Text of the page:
Some of your are on your way to GenCon. I’m not. It’s a bit of a touchy subject, especially since your chipper Facebook statuses are slowly eroding my sanity. Not being at GenCon isn’t going to stop me from gaming, though!

We are traveling this week, too. Although we seldom ditch our dice if we know we’re going to be playing RPGs, we often leave them behind if we’re anticipating more board gaming than tabletopping, or if–heaven forbid!–we are going somewhere there’s likely to be no gaming at all. Still, we always bring our iPads, and since we have the books for most of our favorite RPGs in PDF form, a couple of dice roller apps ensure that we can play at the drop of a hat if a game pops up.


If you play d20, WoD, or other similar systems, you’ll find everything you need in the Dicenomicon At its most basic level, the Dicenomicon lets you assemble a dice pool, roll it, then see the tally at the top of the screen. With customizable aesthetics like dice color, background textures/images, and sounds, you can make your dice set look and act just as you like. You can also have a whiteboard function as your background, allowing you to keep notes and tallies right at your fingertips. If you’re an advanced user, you can program and save formulas for commonly used dice rolls, then put sets of formulas and dice types in separate “rooms” to keep your Pathfinder and your Vampire dice separate from one another. The Dicenomicon thus allows GMs to speed up complex encounters, especially those with nonstandard mechanics, if they’re willing to put in a bit of programming time up front. A few extras like a simple tally board make this a great investment. One caveat: the documentation for this product isn’t great, so you may find yourself struggling to use all of its features as fully as you might.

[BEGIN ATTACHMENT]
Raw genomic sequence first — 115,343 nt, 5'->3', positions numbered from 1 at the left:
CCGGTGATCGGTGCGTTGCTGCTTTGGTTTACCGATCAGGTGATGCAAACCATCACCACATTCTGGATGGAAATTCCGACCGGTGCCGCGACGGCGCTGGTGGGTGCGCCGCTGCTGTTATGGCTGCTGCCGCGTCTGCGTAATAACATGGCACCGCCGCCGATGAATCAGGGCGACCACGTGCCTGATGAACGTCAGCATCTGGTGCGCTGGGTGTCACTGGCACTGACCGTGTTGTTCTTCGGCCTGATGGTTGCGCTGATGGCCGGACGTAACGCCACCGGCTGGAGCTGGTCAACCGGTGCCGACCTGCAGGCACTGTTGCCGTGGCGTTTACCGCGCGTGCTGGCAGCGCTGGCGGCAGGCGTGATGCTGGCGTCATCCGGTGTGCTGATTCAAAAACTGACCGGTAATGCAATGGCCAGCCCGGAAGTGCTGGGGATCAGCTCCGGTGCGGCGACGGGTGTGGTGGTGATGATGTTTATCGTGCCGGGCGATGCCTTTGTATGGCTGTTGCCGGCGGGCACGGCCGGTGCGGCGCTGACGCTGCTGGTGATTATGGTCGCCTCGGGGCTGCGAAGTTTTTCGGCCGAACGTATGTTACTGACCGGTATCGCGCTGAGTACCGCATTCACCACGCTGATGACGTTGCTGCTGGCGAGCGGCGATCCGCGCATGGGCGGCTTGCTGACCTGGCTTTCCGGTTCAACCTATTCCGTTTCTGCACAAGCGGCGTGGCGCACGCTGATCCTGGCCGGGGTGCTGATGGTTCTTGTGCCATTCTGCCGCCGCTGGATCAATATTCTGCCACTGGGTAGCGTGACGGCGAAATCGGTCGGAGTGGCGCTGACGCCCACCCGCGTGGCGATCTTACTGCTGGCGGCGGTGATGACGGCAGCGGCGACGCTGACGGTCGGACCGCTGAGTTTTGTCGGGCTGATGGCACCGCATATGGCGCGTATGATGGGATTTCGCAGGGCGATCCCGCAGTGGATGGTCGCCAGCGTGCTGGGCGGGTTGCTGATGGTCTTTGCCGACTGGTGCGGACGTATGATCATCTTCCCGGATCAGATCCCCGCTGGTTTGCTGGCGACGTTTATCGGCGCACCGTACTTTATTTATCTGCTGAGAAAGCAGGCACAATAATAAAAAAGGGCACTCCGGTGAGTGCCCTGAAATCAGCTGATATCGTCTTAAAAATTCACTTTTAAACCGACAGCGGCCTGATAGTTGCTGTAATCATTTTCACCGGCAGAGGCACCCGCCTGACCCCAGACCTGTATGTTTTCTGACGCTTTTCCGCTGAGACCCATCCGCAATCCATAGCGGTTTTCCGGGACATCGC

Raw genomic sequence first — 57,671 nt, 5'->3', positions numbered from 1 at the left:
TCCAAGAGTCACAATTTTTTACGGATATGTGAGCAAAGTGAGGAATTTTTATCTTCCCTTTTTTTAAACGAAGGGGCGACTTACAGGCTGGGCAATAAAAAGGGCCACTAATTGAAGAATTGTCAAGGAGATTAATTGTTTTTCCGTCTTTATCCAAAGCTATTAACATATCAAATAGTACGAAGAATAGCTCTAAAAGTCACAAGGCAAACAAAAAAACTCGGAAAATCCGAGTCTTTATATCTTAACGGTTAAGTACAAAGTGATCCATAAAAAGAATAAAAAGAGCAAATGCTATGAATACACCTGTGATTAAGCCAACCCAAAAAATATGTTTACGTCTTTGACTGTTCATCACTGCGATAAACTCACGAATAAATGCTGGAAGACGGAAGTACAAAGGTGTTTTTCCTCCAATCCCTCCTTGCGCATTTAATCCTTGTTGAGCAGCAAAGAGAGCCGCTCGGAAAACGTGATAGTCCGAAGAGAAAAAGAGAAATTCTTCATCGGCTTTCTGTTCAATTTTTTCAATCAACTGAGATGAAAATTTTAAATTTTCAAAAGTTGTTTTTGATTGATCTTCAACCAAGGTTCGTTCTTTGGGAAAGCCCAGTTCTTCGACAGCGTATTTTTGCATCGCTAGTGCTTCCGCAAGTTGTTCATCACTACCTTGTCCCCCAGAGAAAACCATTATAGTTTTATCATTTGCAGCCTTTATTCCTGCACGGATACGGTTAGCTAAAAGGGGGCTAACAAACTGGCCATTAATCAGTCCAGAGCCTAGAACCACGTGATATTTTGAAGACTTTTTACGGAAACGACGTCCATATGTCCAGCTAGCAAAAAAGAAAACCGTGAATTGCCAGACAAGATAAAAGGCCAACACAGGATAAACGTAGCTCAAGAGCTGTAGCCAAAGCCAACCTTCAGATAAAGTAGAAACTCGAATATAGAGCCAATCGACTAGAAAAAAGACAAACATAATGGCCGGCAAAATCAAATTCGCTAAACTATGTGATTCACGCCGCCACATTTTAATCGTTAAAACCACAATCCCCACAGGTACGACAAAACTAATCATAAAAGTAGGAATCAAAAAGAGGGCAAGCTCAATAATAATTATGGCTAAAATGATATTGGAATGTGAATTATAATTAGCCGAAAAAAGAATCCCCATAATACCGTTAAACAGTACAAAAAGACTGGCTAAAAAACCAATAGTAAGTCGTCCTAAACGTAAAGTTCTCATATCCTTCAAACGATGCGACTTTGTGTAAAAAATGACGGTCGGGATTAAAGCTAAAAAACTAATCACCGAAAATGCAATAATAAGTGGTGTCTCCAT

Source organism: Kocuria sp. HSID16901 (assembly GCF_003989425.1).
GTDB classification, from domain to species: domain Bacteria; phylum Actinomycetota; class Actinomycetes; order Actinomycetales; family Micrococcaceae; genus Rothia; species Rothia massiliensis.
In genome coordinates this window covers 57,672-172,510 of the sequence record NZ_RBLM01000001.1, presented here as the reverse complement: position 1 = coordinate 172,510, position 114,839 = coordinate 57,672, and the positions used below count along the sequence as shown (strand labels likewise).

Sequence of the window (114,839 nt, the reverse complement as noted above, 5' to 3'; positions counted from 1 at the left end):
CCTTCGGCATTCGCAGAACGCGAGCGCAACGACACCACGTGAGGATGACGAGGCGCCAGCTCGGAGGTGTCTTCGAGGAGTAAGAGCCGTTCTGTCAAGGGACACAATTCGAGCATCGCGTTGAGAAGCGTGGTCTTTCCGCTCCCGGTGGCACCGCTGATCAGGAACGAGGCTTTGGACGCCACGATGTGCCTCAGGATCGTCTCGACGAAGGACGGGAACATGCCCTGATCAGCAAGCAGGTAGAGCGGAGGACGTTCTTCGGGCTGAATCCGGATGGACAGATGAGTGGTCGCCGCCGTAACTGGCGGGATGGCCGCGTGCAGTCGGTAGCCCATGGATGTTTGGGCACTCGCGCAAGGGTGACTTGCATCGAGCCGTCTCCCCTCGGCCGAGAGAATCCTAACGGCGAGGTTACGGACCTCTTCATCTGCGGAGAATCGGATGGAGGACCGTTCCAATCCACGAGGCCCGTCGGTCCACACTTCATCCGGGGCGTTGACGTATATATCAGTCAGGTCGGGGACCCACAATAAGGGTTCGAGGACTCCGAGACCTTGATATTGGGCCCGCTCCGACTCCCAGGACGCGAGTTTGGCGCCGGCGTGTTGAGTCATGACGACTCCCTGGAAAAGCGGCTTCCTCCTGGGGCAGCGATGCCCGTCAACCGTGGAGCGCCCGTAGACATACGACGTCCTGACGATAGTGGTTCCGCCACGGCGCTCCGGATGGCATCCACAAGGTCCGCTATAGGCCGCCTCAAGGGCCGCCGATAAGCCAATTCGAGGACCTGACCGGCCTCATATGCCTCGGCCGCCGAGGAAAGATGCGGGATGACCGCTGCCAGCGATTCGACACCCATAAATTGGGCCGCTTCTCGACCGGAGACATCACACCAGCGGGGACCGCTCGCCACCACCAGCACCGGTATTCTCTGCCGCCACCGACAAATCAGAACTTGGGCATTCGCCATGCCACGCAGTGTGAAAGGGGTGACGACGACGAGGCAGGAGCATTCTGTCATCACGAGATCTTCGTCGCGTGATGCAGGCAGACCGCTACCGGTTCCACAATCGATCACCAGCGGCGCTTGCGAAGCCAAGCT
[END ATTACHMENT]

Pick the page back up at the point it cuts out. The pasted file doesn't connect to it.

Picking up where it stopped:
Of course, some of us madmen and women play WFRP3e, and we need our special dice. The simple WFRP Toolkit serves us well. Its grandiose name might lead you to think it’s going to be more than a dice roller; it isn’t. You can assemble your dice pool, roll it, and the app will tally your boons, banes, successes, and failures. Further, you can see a record of your previous rolls and the statistics of how often you get a particular outcome. Some have complained that the Toolkit doesn’t allow you to save a commonly used dice pool, but since building the dice pool and negotiating with your GM what to put in it is such an integral part of the game, not allowing saved dice pools seems very much a part of the spirit of the game.

It’s so satisfying to roll physical dice that I’m loathe to vote in favor of electronic dice rollers most of the time. Yet if you’re GMing a complex encounter, a programmable dice roller like the Dicenomicon can make the task easier. And if your table is cramped with all of FFG’s Warhammer 3e stuff or you don’t have enough dice for everyone to have his own set, the WFRP Toolkit can come in handy.

Happy gaming during this big gaming week, no matter where you are!